People who chew their food more take in fewer calories, mainly because more chewing is related to the levels of hormones that regulate appetite, according to a Chinese study.
Chewing food 40 times instead of a typical 15 times caused the study participants to eat nearly 12 percent fewer calories, the study -- published in the American Journal of Clinical Nutrition -- said.
"Compared with lean participants, obese participants had a higher ingestion rate and a lower number of chews per 1 g of food," wrote lead researcher Jie Li and colleagues from Harbin Medical University in China.
"Regardless of status, the subjects ingested 11.9 percent less after 40 chews than after 15 chews."
Li's team gave a typical breakfast to 14 obese young men and 16 young men of normal weight to see if there were differences in how they chewed their food.
They also looked to see if chewing more would lead subjects to eat less and would affect the levels of blood sugar or certain hormones that regulate appetite.
Several previous studies have found that eating faster and chewing less are associated with obesity, while others have found no such link.
But in the current study, the team found a connection between the amount of chewing and levels of several hormones that "tell the brain when to begin to eat and when to stop eating, said co-author Shuran Wang in an email.
More chewing was associated with lower blood levels of ghrelin, a hormone that stimulates appetite, as well as higher levels of CCK, a hormone believed to reduce appetite.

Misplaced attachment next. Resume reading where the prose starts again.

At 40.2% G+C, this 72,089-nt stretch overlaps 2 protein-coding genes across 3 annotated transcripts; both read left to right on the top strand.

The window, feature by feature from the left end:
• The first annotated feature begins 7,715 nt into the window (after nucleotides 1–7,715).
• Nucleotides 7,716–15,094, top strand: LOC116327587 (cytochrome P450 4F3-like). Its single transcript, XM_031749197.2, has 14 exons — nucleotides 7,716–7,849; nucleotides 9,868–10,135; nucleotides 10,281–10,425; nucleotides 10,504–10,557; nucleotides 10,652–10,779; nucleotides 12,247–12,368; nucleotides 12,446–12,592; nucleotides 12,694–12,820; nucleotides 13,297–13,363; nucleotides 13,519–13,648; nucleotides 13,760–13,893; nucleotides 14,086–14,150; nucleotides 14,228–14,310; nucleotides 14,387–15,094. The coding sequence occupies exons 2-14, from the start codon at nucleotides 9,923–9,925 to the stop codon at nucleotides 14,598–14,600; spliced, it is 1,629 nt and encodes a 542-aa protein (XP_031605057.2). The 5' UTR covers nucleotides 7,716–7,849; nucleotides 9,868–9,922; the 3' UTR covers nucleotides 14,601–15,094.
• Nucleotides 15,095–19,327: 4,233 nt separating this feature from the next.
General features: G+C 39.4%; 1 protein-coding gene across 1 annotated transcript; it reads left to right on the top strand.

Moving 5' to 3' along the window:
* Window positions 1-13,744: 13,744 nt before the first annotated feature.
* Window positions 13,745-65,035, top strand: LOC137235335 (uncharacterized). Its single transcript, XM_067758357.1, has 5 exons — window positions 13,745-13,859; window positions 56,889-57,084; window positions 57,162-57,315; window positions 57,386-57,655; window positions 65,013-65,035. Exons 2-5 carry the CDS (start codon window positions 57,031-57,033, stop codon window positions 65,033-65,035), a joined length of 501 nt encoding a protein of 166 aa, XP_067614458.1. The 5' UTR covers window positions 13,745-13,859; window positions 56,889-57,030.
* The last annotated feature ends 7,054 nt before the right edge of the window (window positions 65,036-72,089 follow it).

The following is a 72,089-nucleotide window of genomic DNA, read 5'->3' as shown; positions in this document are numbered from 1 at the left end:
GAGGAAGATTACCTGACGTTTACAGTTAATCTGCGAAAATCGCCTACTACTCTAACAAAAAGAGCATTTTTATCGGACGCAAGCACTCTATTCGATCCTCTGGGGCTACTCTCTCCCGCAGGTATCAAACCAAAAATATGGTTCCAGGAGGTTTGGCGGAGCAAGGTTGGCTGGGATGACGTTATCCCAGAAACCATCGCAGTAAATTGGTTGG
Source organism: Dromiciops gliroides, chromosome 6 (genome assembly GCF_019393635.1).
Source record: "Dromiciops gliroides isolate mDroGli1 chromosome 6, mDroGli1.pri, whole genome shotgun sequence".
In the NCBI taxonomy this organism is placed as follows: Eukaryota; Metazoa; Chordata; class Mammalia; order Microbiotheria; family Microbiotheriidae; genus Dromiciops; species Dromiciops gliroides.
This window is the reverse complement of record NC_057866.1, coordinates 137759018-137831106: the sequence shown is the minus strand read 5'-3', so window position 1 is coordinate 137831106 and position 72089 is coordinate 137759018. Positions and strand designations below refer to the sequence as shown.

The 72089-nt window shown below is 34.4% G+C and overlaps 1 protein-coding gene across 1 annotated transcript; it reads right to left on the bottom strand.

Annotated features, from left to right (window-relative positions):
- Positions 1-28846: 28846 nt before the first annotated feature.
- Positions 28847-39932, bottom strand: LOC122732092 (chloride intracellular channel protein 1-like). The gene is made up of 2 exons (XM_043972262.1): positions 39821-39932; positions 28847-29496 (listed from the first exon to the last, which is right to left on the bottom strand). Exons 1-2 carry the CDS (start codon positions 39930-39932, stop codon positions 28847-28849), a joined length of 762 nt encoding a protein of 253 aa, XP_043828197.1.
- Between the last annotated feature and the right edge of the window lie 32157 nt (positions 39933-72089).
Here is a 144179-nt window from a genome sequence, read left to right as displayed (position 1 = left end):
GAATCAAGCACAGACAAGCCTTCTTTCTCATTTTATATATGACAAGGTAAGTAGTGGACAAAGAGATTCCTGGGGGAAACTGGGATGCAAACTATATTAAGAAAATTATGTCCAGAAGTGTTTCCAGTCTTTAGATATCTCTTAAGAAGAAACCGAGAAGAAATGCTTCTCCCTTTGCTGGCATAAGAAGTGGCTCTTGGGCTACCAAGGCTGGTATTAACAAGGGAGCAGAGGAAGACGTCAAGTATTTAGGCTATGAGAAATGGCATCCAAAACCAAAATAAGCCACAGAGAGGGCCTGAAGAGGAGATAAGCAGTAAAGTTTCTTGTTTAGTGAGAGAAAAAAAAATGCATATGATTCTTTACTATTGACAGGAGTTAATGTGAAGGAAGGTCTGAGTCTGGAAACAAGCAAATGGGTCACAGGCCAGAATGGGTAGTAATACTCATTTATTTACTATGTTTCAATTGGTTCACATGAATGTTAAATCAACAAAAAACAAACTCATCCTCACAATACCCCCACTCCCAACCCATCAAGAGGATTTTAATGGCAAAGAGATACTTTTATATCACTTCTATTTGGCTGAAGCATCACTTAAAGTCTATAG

These hormones may represent "useful targets for future obesity therapies," Wang added, since regulating their levels may help people control their appetites.
The authors found no difference between the size of bites taken by obese or normal-weight men, and no link between chewing duration and blood sugar or insulin levels in any of the men.
Since the study was small and only included young men, it does not necessarily predict how extended chewing will affect the calorie intake of other people, the authors noted.
But the 12 percent calorie reduction for the group who chewed their food 40 times could potentially translate into significant weight loss -- with average people who cut their calorie intake by that much losing nearly 25 pounds in a year, said Adam Drewnowski, director of the University of Washington Center for Obesity Research in Seattle.
But since the typical diet includes foods that are not chewed, such as soup and ice cream, the actual amount of weight one is likely to lose by chewing more is much less, he warned.
"I suppose that if you chew each bite of food 100 times or more you may end up eating less, However, I am not sure that this is a viable obesity prevention measure," said Drewnowski, who was not involved in the study.
The authors, however, said the relationship between eating behaviors and obesity is worth studying further.